Fiji's match against Wales ought now to decide the runner-up position in Pool B after the Fijians notched an unimpressive 29-16 win over Canada on Sunday.
The Fijians ran in three tries in the first 43 minutes, but then a litany of errors and a fair bit of indiscipline helped Canada back into a game, and the Canucks may well feel hard done-by after what looked a legitimate try was denied them by TMO Caig Joubert with 10 minutes to go, a try that may well have swung momentum their way.
With Canada dominating proceedings for the most part of the second half, Fiji were let off the hook when full-back Mike Pyke ignored the two-man overlap and went for glory himself.
At first, it looked like the Canadian was held up and dotted down after two movements. But referee Tony Spreadbury made the right decision to go upstairs and leave the final call to Joubert, who took a good few minutes to make his verdict.
After countless replays, it was clear that Pyke had not been held over or before the line and the try was successfully scored in one movement. The South African TMO thought otherwise though and the jeers from the Canada supporters in an empty Millennium Stadium could have matched that of a capacity crowd.
Canada did well to lift themselves up and continue to put pressure on the Islanders for the final ten minutes, that nearly led to them snatching the game with time up on the clock. But more about that later.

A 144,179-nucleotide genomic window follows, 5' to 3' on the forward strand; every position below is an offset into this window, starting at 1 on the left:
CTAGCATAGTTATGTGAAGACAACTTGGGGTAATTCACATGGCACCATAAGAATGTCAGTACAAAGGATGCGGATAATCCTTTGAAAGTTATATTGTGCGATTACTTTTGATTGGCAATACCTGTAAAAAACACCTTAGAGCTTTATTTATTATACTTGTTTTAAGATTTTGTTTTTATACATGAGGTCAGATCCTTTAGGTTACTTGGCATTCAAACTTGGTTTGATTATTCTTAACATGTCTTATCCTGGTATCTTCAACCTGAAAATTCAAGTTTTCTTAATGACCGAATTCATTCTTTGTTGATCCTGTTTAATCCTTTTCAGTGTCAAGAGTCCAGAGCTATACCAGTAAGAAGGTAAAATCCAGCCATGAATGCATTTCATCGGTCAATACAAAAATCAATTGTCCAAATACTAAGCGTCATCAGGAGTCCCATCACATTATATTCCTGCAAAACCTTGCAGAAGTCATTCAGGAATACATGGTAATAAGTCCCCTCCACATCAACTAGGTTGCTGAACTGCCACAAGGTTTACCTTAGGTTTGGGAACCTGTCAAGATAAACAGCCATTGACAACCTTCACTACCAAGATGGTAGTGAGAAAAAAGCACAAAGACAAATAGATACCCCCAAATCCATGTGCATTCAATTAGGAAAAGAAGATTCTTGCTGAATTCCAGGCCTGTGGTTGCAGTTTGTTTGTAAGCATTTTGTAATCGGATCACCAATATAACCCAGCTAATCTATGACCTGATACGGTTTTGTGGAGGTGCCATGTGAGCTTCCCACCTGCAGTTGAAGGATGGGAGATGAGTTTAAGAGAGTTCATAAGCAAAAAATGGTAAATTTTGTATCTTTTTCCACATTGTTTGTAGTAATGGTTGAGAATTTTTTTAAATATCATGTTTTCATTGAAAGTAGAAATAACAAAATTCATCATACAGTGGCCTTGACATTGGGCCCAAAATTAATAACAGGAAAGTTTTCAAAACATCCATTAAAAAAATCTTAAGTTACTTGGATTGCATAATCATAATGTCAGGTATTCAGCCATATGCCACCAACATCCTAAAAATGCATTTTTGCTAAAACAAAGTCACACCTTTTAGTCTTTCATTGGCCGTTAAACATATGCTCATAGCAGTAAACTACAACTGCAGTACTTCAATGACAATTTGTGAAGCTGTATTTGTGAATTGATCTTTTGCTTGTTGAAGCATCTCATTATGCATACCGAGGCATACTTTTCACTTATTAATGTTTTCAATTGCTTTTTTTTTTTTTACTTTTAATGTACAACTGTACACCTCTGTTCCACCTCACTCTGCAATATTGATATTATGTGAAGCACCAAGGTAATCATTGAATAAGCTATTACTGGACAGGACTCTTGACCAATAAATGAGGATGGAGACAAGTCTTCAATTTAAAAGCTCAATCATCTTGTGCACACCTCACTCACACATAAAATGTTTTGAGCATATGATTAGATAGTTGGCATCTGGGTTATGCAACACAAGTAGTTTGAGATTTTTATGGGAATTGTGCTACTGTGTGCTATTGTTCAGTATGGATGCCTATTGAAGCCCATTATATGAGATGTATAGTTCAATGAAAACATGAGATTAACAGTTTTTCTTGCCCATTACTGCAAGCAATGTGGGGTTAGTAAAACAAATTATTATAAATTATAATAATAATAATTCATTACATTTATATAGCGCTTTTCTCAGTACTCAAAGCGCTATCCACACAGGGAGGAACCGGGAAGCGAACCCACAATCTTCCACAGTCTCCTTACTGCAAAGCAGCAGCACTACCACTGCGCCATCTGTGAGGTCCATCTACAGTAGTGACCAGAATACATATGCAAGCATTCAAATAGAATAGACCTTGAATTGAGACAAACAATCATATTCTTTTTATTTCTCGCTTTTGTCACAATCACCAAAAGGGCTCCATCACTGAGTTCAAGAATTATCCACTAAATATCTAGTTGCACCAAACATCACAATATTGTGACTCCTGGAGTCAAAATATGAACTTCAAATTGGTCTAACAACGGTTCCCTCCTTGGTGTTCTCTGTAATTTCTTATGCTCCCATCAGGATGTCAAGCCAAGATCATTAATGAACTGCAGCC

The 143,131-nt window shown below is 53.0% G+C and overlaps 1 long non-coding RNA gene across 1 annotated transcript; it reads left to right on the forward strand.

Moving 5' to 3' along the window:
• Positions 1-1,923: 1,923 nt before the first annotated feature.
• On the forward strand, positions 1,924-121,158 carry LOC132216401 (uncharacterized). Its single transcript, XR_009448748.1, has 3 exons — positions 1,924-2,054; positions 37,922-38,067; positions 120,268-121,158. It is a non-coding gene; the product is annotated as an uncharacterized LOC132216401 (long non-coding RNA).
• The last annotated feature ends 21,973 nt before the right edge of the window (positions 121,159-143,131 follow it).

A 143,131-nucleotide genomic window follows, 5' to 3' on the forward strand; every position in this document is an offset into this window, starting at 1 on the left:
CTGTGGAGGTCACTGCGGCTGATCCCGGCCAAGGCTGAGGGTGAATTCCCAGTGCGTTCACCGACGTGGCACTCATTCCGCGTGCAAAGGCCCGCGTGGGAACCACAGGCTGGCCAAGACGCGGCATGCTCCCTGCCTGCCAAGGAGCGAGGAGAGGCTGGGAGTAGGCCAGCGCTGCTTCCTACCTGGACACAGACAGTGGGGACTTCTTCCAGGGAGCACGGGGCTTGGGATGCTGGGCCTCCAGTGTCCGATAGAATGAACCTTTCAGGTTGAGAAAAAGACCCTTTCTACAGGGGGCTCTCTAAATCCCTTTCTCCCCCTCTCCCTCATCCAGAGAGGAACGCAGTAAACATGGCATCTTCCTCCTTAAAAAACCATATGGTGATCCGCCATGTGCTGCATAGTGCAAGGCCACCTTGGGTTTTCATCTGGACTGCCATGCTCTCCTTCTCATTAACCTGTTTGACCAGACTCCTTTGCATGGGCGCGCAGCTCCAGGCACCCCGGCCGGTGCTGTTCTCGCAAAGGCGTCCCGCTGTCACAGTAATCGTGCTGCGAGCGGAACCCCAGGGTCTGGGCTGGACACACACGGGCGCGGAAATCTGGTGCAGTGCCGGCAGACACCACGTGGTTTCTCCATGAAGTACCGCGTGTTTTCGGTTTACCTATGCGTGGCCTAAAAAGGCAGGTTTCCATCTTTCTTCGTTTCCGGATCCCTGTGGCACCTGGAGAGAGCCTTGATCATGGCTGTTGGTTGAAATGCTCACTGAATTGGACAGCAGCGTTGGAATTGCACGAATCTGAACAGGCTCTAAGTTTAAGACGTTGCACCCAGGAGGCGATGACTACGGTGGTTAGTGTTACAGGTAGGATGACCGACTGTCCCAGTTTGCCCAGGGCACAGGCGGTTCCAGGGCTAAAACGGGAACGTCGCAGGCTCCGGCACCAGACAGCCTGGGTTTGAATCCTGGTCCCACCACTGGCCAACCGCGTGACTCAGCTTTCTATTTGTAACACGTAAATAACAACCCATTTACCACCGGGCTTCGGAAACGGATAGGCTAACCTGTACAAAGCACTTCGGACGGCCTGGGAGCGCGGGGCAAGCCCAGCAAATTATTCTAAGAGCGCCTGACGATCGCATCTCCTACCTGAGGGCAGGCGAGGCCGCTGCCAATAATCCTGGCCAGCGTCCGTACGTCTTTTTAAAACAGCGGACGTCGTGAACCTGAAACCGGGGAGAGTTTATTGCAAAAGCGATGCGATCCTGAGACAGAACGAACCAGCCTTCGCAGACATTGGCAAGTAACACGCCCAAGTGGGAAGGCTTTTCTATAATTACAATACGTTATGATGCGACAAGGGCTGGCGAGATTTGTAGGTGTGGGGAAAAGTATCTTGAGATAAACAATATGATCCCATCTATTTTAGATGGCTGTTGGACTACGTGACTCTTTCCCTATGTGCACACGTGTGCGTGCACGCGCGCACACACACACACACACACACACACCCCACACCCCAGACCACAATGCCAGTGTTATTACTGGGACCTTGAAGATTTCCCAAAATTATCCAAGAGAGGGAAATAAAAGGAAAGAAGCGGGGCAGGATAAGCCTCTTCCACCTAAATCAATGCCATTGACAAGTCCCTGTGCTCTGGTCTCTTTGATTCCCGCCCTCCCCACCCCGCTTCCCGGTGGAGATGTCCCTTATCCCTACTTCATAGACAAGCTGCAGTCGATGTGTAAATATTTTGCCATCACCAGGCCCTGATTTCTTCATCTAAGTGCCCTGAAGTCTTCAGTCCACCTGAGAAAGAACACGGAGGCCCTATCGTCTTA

In a game dominated by two teams in different halves, Fiji would have been relieved to walk away with their bonus-point victory after their dominating opening 40 minute spell was negated by Canada after the break.
Fiji laid down the challenge before the game even kicked off with their traditional haka led by captain Mosese Rauluni.
Canada certainly started off well enough by securing the majority of possession by keeping the ball amongst their bigger forwards. But the backline had a tough time against the classier Fijians and failed to get the ball moving through the hands when it counted.
The boot of Pyke didn't help the Canucks' cause much either with endless up-and-unders kicked too far, and in the end just giving possession away to the Fijians in their own 22.
Fiji were their brilliant selves in loose play, with their locks acting like wings as they side-stepped past hapless defenders and the wings acted like locks as they bashed their way towards the Canada tryline.
The tight exchanges were more of a concern to the Fijians - as it was always going to be - with the Islanders struggling in the line-outs, losing five altogether off their own throw. The scrums also took a knock with Canada securing two feeds after pushing their opposition backwards.
Referee Spreadbury - at times far too whistle-happy - was forced to blow the game to a stand still after mistakes from both sides started to take their toll, with the small crowd begging for continuity.
However, the mistakes led to penalties and the penalties led to three-pointers as Canada wing James Pritchard opened the scoring with a well-taken shot at goal from the touchline.
Nicky Little got Fiji on the board with a monstrous 40-metre kick to level the scores in the seventh minute of the game after Canada flank Dave Biddle was adjudged off-side.
A wonderful try-saving tackle by skipper and scrum-half Morgan Williams on Fiji full-back Kameli Ratuvou inches from the line prevented the Islanders from taking the lead.